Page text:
Good design meets end-user need. Bad design wastes time and money. The difference is not about requirements. Requirements are your great, grandparent’s design directive. Effective design is about empathy and to understand empathy you need to understand the user story requirement.
Before development, every project team needs to understand what to build. In project management requirements gathering provides that essential view of what the project delivers. Good requirements assumes what the build is what the end-user requires. This up-front effort to understand user need is shared across many professions:
- In communications, start with know your audience;
- In product management, starts with know your market;
- In software development, start with user requirements; and
- Is digital marketing, start with know your persona
Whether the user had to sit through a presentation, scour documentation, search software, or fumble through a webpage on their smart phone, bad design creates bad feelings.
A requirements document is not a quality design tool.
Comprehensive Documentation … You Shall Not Pass!
Better design solutions are not found in more comprehensive, upfront, requirement documentation. Gathering more data does not provide better solutions. Lean-Agile software development advocates rapid feedback and demands prototypes get into the user hands for their reaction and response. The goal of early release is to:
- Build less,
- Validate often,
- Deliver value early, and
- Learn fast
More documentation takes more time away from delivering a work solutions. In an Agile project, the User Story replaces exhaustive, front-end documentation to capture user requirements throughout the project life cycle. In the late 1990s, Kent Beck introduced the User Story in Extreme Programming (XP) development method.
Extreme Programming is successful because it stresses customer satisfaction. Instead of delivering everything you could possibly want on some date far in the future this [Agile] process delivers the software you need as you need it. Extreme Programming empowers your developers to confidently respond to changing customer requirements, even late in the life cycle. Extreme Programming
A User Story acts as a place-holder for a conversation to gain shared understanding As digestible requirements in a simple and clear description, every story supports an end-user task, in their environment, to meet their need. Bad design frustrates. A User Story is goal-oriented design that enables.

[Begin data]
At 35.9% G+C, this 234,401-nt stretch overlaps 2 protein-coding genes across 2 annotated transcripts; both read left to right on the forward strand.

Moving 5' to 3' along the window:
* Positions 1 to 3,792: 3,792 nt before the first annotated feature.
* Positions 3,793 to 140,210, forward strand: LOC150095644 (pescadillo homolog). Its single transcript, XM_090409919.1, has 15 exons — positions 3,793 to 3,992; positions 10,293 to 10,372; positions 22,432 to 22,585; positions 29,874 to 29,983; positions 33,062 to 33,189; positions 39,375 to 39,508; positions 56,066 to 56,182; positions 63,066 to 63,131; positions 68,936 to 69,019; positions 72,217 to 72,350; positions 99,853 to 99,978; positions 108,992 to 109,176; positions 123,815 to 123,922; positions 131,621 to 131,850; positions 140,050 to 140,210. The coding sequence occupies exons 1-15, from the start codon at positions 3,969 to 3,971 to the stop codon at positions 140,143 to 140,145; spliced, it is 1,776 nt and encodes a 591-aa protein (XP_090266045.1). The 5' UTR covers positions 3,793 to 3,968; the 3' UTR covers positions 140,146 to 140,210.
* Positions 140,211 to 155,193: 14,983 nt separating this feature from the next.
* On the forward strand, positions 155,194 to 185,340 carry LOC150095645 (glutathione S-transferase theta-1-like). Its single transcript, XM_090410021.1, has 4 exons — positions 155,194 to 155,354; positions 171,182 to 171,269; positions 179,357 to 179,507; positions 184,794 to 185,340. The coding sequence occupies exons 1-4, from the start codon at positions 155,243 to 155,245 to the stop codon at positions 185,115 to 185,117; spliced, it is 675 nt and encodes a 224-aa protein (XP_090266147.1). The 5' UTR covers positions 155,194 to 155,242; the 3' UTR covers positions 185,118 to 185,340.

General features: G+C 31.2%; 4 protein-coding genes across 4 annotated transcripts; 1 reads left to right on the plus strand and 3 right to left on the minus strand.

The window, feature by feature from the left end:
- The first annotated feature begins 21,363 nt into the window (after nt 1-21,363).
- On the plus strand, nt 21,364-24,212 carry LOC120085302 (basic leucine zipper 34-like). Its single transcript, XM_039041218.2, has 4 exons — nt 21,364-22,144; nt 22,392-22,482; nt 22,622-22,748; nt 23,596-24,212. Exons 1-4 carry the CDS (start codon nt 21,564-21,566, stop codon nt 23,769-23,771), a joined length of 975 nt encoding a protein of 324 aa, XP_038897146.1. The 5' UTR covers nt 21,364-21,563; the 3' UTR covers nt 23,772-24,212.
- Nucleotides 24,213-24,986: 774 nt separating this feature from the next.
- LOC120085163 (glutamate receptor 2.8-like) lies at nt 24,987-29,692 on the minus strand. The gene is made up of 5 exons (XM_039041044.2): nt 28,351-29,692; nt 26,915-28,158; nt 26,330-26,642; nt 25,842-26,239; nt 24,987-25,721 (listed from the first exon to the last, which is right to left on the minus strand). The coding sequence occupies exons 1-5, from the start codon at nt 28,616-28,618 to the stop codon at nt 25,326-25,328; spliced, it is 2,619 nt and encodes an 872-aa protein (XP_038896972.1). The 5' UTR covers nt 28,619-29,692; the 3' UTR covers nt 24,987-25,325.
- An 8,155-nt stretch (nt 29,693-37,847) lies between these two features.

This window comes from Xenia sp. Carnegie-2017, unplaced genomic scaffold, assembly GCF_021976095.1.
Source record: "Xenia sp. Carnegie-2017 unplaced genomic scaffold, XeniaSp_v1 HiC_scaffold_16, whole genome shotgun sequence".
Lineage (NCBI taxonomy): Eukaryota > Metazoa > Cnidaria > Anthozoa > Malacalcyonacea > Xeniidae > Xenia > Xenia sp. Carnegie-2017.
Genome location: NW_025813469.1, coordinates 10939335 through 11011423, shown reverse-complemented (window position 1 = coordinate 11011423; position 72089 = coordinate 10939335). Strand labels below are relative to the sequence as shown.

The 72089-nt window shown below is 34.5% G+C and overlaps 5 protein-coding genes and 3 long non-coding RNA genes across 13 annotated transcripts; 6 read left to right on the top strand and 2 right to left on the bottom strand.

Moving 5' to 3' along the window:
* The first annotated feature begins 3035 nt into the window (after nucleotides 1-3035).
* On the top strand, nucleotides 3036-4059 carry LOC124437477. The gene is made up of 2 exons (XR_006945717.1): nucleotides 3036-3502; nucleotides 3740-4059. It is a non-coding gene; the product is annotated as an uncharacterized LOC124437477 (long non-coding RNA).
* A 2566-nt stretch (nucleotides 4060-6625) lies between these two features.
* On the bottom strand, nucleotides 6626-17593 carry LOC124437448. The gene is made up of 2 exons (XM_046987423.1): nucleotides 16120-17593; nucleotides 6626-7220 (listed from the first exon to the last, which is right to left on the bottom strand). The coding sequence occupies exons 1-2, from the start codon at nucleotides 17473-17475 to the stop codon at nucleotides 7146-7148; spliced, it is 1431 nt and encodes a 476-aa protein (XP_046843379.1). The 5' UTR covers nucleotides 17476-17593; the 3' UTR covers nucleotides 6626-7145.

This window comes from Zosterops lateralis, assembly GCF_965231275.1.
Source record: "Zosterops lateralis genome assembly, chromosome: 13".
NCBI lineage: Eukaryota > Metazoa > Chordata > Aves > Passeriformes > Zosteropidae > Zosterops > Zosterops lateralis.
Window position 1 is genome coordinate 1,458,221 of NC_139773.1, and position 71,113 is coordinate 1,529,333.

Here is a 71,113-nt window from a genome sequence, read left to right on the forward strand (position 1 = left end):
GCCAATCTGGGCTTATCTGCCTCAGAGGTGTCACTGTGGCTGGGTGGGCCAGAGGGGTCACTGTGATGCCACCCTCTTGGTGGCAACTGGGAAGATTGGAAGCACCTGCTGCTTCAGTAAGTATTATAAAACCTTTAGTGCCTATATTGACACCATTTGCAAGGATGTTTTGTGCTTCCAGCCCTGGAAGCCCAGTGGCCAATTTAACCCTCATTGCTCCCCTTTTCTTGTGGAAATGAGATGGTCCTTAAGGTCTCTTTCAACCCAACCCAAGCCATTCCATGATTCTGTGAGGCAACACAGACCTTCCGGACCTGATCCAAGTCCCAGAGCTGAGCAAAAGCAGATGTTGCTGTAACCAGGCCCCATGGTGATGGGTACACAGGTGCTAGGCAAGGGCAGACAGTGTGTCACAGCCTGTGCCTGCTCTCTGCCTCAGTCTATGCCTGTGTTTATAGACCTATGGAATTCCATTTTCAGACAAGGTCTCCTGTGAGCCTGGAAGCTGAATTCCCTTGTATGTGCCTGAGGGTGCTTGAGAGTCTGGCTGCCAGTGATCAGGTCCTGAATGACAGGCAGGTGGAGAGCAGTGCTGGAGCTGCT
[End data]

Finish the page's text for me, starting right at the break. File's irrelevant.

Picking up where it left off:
In simple language, between one to two sentences, a view of a story provides collective insight to the entire development team uniquely informed by the entire development solution. Each insight as valid to hear and articulate for the design solution.
Precious? It’s Been Called That Before
Over the project life cycle, User Stories are easier to move and prioritize then a typical requirements document. Simply an index card with details written on it with a pen. What you write is the key. There is no absolute sample, but there are good guides, here is one:
The key to user stories are how they are used, not how they get written and there are good samples and common mistakes:
Stop trying to write the perfect document. Go ahead and write something, anything. Then use productive conversations with words and pictures to build shared understanding. The real goal of using stories is shared understanding. – Jeff Patton, User Story Mapping*
The brilliance of a user story lies in simplicity. If there is no definable linkage to a goal or user activity then ask “why?”. User stories focus on functionality and end-user value as money spent on the wrong development only succeeds to spend money.
A User Story is simple to reference and remains convenient to a host of design possibility.
A User Story focuses all product development effort meet end-user value. Where 100-page requirement documents arrive as an artifact, User Story cards become conversations.
Move from a requirement tome that you file away and move towards a User Story narrative that welcomes change to remain relevant to the end user, your market, and your financial health.
Further User Story Sources:
- Definition of Ready,
- User Story INVEST criteria, and
- Definition of Done
- * User Story Mapping by Jeff Patton and Peter Economy
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